NBC seem to have a knack for setting up Kobayashi Maru situations for themselves. First it was Jay vs Dave, now, years later, it’s Jay vs Conan. And I’m pretty sure Conan won.
For those of you living next door to Osama bin Laden in a Pakistani cave for the past few months, here’s a quick rundown of the situation: Jay left the Tonight Show for his own prime time gig at 10pm. Jay flopped in prime time. NBC says “Hey, no problem. We’ll move you back to The Tonight Show.” Conan says “Uh, hey, no. That’s my gig now.” NBC says “Oh, well fine, we’ll just move The Jay Leno Show to 11:35 (The Tonight Show’s timeslot for the past 40 some years or so) and make it half an hour. Then you keep The Tonight Show, but it’s on at 12:05. So then Conan is all “That would make it The Tomorrow Show. Not gonna do it.”
At this point, to somebody with some sense, it would seem that the best solution would be for NBC to say “Ok then. Hey, sorry Jay. You kind of suck anyway, and your show blew, and you’re sixty years old and not funny. So… You’re fired.” Or something similar. I mean, do you know anybody who thinks Jay Leno is funny? I don’t. Ok, I lie. I know one person. But he’s kind of odd in the head. To be honest, Conan isn’t that funny either, but he’s still more funny than Jay.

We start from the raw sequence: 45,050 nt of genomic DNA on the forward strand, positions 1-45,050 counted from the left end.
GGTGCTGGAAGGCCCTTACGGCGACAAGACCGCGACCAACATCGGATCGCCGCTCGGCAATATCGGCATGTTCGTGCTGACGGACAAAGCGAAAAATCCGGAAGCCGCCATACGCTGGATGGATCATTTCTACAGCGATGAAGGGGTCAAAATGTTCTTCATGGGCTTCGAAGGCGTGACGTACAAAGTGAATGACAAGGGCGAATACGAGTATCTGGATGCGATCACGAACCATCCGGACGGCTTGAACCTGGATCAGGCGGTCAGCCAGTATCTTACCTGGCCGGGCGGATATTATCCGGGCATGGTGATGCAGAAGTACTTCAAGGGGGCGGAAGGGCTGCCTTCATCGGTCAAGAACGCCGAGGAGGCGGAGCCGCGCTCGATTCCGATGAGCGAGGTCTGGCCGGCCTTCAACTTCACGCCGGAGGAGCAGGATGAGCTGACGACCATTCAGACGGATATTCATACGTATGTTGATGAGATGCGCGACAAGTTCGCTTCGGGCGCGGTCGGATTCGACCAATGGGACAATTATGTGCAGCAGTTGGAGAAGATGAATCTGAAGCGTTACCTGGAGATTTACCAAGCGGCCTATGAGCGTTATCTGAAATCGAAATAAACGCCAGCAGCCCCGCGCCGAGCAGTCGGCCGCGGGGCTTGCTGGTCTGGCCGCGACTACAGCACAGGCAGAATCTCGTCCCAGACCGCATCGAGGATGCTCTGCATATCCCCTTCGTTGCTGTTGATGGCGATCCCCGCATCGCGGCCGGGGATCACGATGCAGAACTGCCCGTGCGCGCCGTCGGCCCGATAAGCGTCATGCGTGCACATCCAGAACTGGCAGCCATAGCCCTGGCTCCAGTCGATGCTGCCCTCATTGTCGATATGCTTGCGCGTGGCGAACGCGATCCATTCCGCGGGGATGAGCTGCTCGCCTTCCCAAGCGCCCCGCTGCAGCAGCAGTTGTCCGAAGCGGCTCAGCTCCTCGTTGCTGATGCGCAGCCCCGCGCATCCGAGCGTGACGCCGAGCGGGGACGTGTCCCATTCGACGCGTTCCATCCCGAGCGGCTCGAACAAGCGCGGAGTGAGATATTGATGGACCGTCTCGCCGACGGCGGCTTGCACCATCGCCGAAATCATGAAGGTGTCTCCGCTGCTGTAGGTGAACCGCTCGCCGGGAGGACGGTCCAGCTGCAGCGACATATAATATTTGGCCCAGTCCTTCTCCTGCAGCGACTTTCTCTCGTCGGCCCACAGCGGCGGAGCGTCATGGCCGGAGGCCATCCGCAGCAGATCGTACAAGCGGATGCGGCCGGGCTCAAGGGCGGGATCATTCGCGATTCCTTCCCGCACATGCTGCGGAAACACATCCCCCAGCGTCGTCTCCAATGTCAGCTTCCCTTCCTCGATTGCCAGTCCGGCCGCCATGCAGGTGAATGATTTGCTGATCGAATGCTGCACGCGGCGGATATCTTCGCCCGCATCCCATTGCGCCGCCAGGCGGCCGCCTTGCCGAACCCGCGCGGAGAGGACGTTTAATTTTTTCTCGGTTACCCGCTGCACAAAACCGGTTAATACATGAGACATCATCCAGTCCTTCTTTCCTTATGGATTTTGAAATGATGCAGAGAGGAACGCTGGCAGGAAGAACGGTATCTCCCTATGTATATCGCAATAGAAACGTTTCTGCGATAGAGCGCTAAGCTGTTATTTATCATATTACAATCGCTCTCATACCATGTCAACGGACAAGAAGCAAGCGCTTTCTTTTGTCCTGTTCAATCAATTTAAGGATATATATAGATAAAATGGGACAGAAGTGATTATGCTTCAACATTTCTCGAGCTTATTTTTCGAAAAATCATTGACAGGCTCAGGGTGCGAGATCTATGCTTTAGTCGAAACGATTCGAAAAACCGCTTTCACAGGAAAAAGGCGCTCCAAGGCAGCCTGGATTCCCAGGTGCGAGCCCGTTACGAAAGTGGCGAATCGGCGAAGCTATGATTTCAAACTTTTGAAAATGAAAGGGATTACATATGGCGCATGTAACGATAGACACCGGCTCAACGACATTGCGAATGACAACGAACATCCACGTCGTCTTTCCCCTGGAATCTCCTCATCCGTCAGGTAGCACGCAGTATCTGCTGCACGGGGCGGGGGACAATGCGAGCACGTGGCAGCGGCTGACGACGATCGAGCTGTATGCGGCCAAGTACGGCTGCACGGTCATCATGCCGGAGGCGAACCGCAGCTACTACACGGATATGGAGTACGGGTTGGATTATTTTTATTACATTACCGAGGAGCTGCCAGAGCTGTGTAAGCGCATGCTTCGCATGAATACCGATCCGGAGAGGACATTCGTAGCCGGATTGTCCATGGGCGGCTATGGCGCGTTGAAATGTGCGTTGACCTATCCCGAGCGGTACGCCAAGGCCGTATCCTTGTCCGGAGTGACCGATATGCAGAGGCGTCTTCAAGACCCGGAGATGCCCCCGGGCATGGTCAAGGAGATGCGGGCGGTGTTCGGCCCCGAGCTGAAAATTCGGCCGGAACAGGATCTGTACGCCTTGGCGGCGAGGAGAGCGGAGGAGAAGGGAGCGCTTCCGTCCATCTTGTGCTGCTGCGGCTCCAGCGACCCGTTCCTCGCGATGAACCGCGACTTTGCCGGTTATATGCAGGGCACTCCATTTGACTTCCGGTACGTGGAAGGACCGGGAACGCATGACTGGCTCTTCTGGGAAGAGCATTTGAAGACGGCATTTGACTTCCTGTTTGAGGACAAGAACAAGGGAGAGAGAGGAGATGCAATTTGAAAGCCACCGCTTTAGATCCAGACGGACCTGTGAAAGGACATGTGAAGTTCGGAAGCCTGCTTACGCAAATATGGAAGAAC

But no, instead they gave Conan a huge pile of money to go away. They’re going to give Jay back The Tonight Show, and Conan will turn up on some other network in the fall when his no-compete clause is up.
The most ridiculous part about this whole thing is that the hand-off of The Tonight Show from Jay to Conan was orchestrated five years ago, in a bid to prevent exactly this kind of stupidity–NBC went through a huge shake-up when Jay took over from Carson, because everybody and his mother (including Johnny Carson himself) thought the obvious choice to replace Carson was David Letterman, who was then hosting Late Night, the show that comes on after The Tonight Show. Instead, NBC execs went with Jay, and Letterman took off for CBS.
This time, NBC gave everybody a five year heads up on the hand-off, and locked Conan into the job–and then paid him millions to go home after just seven months.
Good job, NBC!